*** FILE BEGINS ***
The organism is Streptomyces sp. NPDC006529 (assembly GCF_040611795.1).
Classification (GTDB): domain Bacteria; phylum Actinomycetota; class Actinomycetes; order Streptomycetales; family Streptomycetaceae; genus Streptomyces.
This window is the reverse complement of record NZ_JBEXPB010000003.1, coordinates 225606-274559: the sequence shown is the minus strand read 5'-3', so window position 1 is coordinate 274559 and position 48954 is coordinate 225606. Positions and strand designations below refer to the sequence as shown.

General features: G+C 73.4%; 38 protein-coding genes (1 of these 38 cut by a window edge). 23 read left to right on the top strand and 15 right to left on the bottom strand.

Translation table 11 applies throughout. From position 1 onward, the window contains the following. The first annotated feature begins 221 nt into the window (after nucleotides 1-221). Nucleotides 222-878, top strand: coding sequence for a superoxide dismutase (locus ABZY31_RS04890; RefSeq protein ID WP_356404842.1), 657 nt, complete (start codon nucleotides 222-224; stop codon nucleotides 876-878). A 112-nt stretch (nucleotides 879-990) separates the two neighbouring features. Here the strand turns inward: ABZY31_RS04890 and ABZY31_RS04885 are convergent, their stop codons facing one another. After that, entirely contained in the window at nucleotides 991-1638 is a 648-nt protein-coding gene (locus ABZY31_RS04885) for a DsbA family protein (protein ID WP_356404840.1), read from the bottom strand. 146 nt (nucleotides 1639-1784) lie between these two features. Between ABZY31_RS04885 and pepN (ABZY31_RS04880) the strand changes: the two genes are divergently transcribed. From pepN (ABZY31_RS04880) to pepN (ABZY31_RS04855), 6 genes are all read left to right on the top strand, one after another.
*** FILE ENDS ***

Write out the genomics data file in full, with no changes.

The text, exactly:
The organism is Streptomyces sp. NPDC006529 (assembly GCF_040611795.1).
Classification (GTDB): domain Bacteria; phylum Actinomycetota; class Actinomycetes; order Streptomycetales; family Streptomycetaceae; genus Streptomyces.
This window is the reverse complement of record NZ_JBEXPB010000003.1, coordinates 225606-274559: the sequence shown is the minus strand read 5'-3', so window position 1 is coordinate 274559 and position 48954 is coordinate 225606. Positions and strand designations below refer to the sequence as shown.

General features: G+C 73.4%; 38 protein-coding genes (1 of these 38 cut by a window edge). 23 read left to right on the top strand and 15 right to left on the bottom strand.

Translation table 11 applies throughout. From position 1 onward, the window contains the following. The first annotated feature begins 221 nt into the window (after nucleotides 1-221). Nucleotides 222-878, top strand: coding sequence for a superoxide dismutase (locus ABZY31_RS04890; RefSeq protein ID WP_356404842.1), 657 nt, complete (start codon nucleotides 222-224; stop codon nucleotides 876-878). A 112-nt stretch (nucleotides 879-990) separates the two neighbouring features. Here the strand turns inward: ABZY31_RS04890 and ABZY31_RS04885 are convergent, their stop codons facing one another. After that, entirely contained in the window at nucleotides 991-1638 is a 648-nt protein-coding gene (locus ABZY31_RS04885) for a DsbA family protein (protein ID WP_356404840.1), read from the bottom strand. 146 nt (nucleotides 1639-1784) lie between these two features. Between ABZY31_RS04885 and pepN (ABZY31_RS04880) the strand changes: the two genes are divergently transcribed. From pepN (ABZY31_RS04880) to pepN (ABZY31_RS04855), 6 genes are all read left to right on the top strand, one after another.